The Williams Project is a theatre ensemble that strives to make theatrical excellence accessible to diverse and engaged audiences, while paying our artists a living wage.
The writing of Tennessee Williams shapes our vision of theatrical excellence, so we strive like him to create theatre that is:
Entertaining enough to make everyone feel welcome and a part of the community;
Ambitious enough to risk humiliating failure;
Powerful enough to move people to love each other more, even in the face of the temporary nature of theatre and life.
We strive to make theatre consistent with the belief that professional artists are vital to our culture, and that such artists deserve to be compensated in a way that recognizes their value. Great theatre artists are working class heroes who sacrifice greatly to make important work, and we pay all of our artists a living wage in order to support that work.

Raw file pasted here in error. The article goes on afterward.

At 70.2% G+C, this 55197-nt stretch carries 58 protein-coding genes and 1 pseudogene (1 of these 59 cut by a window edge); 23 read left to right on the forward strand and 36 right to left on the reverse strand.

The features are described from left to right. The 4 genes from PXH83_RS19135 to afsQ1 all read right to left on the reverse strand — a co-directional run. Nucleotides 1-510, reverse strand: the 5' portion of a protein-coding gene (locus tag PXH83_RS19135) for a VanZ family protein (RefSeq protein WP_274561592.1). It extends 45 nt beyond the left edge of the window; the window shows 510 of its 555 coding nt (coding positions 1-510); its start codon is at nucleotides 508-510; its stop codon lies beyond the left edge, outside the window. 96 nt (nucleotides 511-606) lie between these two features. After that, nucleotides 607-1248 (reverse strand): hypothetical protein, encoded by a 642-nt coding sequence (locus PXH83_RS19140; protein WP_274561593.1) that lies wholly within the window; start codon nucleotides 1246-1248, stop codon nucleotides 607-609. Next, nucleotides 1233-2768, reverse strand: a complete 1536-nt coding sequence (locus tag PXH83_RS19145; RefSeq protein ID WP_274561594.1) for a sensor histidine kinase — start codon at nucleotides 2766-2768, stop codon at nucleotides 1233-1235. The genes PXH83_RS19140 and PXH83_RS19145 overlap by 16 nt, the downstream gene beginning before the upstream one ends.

Since the ensemble's founding in 2014, The Williams Project has brought epic, accessible theatre to more than 5,900 audience members in Washington State. In five seasons, the company has created productions of James Baldwin's Blues for Mister Charlie (2017), Tony Kushner’s A Bright Room Called Day (2018) and Tennessee Williams’s Orpheus Descending (Intiman Theatre, 2015) and The Glass Menagerie (Café Nordo, 2016), as well as workshop productions of Federico García Lorca Blood Wedding (Equinox Studios, 2018), Shakespeare’s Henry VI (2014) and Suzan-Lori Parks’s In the Blood (2015). Orpheus Descending was included on The Seattle Times list of the top ten theatre productions of 2015 and named the best play of the year by BroadwayWorld.com - Seattle. The 2017 production of Blues For Mister Charlie was called “profoundly good theater" in The Stranger and mentioned among the best plays of the year in The Seattle Times Footlight Awards column.